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A novel risk of air embolism with intravenous paracetamol
  1. Ian Davies,
  2. James David Griffin
  1. Department of Anaesthetics, South Devon Healthcare NHS Foundation Trust, Torquay, UK
  1. Correspondence to Dr Ian Davies, ian.davies2{at}nhs.net

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Description

Air embolism following the administration of intravenous paracetamol is a risk because it is stored in a rigid container, and therefore requires an air inlet to allow infusion.1 At the end of the infusion, if the giving-set is not clamped, air may be entrained, particularly into a central vein. Venous air embolism of a volume of 5 ml/kg may cause cardiac arrest, but considerably smaller volumes (2 or 3 ml) have been associated with complications in coronary and cerebral circulations.2 We present a ‘near-miss’ in an orthopaedic theatre, with a patient undergoing an elective hip-replacement. Intravenous paracetamol was given intraoperatively via a peripheral vein, but the air inlet/needle was positioned too close to the aperture of the giving-set, creating a direct communication between the two. This allowed air to pass directly from the air inlet into the giving set without the infusion progressing. The fluid level in the rigid container did not decrease but air was still entrained into the giving set, which was only noticed when the giving set was almost full of air, although none had reached the patient. While the Summary of Product Characteristics for Perfalgan intra-venous paracetamol3 mentions the need for close monitoring of the infusion, this focuses on the end of an infusion. In the above scenario, the infusion may not seemingly progress at all, but large volumes of air may be entrained as soon as the giving set is unclamped. Careful assembly and close monitoring throughout the infusion is vital to avoid a potentially fatal complication (figure 1).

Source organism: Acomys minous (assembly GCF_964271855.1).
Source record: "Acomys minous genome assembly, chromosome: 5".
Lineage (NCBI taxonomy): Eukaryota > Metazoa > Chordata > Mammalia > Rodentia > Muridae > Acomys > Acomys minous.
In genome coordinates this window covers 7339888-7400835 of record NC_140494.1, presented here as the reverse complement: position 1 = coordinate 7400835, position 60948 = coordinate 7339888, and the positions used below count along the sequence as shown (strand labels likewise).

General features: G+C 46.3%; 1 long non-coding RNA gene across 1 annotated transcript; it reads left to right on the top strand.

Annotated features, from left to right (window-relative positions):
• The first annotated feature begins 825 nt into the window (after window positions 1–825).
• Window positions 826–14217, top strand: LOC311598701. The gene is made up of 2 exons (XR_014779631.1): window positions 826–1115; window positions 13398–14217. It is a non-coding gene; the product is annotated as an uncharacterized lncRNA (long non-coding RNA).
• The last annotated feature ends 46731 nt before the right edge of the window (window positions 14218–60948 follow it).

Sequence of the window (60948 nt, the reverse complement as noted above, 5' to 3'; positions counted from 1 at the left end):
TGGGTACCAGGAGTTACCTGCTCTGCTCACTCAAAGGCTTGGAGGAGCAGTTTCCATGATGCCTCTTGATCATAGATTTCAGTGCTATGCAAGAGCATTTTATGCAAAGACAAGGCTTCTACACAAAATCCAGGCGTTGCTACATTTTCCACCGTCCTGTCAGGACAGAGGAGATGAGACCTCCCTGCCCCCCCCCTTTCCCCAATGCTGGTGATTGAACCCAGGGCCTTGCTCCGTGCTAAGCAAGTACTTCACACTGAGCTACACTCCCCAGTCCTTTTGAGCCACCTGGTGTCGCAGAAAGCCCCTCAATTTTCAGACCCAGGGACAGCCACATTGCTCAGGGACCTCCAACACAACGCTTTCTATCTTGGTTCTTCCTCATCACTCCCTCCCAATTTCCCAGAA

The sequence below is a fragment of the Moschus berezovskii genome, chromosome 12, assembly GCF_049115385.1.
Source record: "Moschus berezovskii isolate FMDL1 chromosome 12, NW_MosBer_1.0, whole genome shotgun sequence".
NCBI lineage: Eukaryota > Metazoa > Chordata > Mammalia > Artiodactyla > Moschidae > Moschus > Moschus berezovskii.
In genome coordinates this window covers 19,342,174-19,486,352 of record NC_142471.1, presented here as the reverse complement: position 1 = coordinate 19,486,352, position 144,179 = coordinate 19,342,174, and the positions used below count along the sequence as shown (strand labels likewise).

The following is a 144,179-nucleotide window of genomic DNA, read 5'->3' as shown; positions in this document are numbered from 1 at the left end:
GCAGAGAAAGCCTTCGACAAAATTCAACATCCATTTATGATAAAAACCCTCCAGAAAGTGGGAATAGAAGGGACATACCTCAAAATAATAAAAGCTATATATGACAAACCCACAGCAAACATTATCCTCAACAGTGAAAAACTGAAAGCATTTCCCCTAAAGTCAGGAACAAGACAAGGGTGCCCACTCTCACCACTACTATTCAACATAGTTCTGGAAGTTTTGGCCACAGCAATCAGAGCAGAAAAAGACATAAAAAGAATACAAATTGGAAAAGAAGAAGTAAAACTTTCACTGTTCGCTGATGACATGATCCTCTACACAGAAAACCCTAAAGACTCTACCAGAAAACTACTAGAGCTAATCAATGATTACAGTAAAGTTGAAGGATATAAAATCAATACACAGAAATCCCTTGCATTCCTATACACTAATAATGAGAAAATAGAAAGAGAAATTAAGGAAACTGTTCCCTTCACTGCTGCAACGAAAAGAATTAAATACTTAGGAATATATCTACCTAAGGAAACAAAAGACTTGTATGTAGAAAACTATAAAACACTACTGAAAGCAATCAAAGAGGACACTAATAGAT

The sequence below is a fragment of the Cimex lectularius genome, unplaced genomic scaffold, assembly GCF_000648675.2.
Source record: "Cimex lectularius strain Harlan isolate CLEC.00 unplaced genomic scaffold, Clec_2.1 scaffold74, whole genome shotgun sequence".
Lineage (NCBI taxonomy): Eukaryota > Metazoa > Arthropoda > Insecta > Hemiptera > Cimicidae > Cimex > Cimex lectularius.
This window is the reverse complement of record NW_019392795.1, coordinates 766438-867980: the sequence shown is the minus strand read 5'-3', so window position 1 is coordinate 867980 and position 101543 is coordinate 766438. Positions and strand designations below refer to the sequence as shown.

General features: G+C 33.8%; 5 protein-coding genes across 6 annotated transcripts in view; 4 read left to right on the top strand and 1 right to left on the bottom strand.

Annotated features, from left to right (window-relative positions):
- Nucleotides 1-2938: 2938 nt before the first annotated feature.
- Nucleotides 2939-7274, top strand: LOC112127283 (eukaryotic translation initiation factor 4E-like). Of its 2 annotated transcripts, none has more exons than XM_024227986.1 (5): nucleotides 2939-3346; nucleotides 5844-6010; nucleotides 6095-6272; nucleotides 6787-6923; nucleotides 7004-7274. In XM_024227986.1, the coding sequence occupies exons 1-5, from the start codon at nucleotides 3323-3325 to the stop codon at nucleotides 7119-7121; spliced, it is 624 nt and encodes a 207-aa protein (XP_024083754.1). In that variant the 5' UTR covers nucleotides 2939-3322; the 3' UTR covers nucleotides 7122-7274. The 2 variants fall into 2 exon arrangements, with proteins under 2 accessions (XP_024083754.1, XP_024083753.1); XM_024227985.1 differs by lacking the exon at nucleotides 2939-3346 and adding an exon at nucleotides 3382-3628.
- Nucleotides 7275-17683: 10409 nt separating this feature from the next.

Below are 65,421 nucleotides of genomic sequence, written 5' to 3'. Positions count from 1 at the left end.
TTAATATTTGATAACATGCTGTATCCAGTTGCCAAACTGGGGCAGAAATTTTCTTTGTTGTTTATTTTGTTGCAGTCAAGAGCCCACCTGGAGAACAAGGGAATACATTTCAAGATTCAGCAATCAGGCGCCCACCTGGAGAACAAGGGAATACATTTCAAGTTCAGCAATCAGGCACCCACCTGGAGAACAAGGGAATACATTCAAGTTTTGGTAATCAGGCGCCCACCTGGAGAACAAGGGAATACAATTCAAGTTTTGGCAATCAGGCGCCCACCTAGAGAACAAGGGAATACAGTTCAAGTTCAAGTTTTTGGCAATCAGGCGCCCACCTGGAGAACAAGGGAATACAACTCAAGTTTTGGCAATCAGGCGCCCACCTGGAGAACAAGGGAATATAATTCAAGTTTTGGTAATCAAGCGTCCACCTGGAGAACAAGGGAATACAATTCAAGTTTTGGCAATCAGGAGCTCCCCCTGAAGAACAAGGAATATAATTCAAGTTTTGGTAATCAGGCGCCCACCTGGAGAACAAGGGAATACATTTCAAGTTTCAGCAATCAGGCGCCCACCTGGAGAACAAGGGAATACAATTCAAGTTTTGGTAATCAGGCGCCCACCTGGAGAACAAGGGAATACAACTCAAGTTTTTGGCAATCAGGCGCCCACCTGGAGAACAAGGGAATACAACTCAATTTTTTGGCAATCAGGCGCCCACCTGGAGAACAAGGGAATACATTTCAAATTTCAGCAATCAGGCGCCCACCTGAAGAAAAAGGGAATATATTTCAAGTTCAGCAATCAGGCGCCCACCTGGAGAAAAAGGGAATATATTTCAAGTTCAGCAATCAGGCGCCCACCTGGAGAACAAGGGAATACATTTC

Figure 1

An air bubble is clearly visible passing directly from the air inlet needle to the giving set.

Learning points

  • Rigid or semirigid containers present a risk of air embolism as an air inlet must be introduced to allow infusion.

  • Agents commonly stored in such containers include paracetamol, metronidazole, ciprofloxacin, propofol, sodium bicarbonate, or phosphate solutions as well as certain preparations of colloids and crystalloids.

  • A direct connection of air between the inlet and the giving set can bypass the infusion chamber and cause an air embolism before the infusion has even started.

References

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Footnotes

  • Competing interests None.

  • Patient consent Not obtained.

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